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The War of the Rebellion: A Compilation of the Official Records of the Union and Confederate Armies

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OFFICIAL RECORDS: Series 1, vol 21, Part 1 (Fredericksburg)

and continued doing so throughout the night, at the same time deploying to their left to and below Mr. Arthur Bernard's house, thereby indicating his intention to attack our right. During the night I withdrew the force from the Bowling Green road and the line of skirmishers back to the road.

About 10 o'clock on the morning of the 12th, I was relieved by General A. P. Hill's division, and, in obedience to orders from the lieutenant-general commanding, relieved General Pickett on my left. Discovering a body of the enemy's cavalry deployed along the railroad, I detached two companies from Toombs' and one company from Law's brigades, and without loss on our side drove them off, killing 2 or 3 men and 5 horses. About dark, General Pickett reoccupied his original position, and, in compliance with instructions from the lieutenant-general commanding, I moved my command back to my original position, with orders to co-operate with A. P. Hill or any other troops of General T. J. Jackson's corps.

On the 13th, during the engagement on the right of our line, a considerable force of the enemy defiled from the right bank of Deep Run, and, forming line of battle, advanced, driving our skirmishers from and occupying the railroad. Two of Brigadier-General Law's regiments, the Fifty-seventh North Carolina, Colonel A. C. Godwin commanding, and Fifty-fourth North Carolina, Colonel J. C. S. McDowell commanding, were thrown forward, the Fifty-seventh leading, and in a gallant style drove the enemy from the position he had gained, following him up to within 300 yards of the Bowling Green road, and punishing him severely. These regiments, with the Fourth Alabama [Law's brigade] in support, held the railroad until dark, when they were relieved by other troops from my command, who retained possession of it until the enemy recrossed the river, on the night of the 15th.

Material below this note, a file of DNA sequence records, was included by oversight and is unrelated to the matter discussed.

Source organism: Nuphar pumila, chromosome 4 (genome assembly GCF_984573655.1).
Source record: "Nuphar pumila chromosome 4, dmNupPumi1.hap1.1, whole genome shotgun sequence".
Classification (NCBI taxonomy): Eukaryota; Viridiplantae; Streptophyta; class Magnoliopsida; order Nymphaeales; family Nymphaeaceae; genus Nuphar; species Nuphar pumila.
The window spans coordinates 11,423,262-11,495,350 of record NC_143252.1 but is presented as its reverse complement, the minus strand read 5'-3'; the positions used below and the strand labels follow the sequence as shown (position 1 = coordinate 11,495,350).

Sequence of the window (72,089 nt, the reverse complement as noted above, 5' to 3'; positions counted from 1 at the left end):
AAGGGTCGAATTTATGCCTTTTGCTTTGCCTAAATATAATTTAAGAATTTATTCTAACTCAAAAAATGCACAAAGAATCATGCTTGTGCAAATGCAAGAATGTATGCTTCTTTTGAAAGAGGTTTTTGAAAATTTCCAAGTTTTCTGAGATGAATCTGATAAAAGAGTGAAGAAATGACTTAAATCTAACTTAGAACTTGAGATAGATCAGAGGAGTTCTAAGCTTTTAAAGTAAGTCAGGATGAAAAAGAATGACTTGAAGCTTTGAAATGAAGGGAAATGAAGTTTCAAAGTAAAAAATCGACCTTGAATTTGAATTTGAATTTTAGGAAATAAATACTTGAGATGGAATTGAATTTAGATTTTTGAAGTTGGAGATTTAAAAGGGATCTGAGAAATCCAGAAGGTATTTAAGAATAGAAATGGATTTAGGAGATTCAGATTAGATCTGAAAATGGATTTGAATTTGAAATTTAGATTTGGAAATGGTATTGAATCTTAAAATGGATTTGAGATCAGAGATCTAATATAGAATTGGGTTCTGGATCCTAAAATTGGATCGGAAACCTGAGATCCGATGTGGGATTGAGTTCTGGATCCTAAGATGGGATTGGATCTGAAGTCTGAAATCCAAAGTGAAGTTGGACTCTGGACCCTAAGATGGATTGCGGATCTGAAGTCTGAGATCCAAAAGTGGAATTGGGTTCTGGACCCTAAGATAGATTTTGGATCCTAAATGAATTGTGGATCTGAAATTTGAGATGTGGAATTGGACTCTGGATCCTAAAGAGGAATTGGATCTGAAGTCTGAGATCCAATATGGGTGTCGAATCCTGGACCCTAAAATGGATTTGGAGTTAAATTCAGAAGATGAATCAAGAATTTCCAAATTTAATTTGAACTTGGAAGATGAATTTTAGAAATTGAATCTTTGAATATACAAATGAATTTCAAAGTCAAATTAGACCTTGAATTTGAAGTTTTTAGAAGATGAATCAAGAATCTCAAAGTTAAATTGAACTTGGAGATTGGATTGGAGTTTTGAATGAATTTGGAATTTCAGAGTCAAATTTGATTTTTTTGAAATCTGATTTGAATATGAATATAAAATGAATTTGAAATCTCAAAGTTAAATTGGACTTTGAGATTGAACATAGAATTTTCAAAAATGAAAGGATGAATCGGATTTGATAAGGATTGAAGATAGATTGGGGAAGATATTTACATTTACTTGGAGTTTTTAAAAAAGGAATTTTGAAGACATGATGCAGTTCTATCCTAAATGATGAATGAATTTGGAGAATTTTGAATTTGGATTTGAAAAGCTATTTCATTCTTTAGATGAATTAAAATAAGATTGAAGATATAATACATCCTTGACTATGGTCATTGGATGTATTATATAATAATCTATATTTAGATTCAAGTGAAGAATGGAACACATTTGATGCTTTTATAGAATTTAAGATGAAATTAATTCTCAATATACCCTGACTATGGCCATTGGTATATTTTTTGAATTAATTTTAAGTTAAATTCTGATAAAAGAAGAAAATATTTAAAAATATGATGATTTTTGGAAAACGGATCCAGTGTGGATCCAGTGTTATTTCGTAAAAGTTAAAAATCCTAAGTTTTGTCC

As usual, Brigadier-General Law was conspicuous upon the field, acting with great gallantry, and had his horse killed under him while personally directing the movements of his brigade.

It is with much pleasure that I call your attention to the gallant bearing of both the officers and men of the Fifty-seventh North Carolina Regiment, Colonel A. C. Godwin commanding, in their charge on a superior force of the enemy posted in the strong position he had gained. Equal praise is due the Fifty-fourth North Carolina Regiment, Colonel J. C. S. McDowell commanding, for their able support of the Fifty-seventh, and especially for their display of discipline in changing front under fire to cover the left flank of the Fifty-seventh from the fire of a force of the enemy occupying Deep Run below the railroad, to which they became exposed in consequence of their pursuit of the force they had dislodged. Indeed, I cannot in justice omit to mention the bearing and morale of my entire command during the time the enemy was in our front, as evidenced by their earnest desire to be led to battle and their presence at all times, as, to the best of my knowledge, not a single officer or mn left ranks without proper authority. The members of my staff were, as usual, at their posts and zealous in the discharge of every duty devolving upon them.

Below will be found a summary of the casualties of my command*.

For further particulars, attention is called to accompanying reports of brigade commanders.

I am, major, very respectfully, your obedient servant,


Major-General, Commanding.


*Supplied by Addenda, p.623.


OFFICIAL RECORDS: Series 1, vol 21, Part 1 (Fredericksburg)
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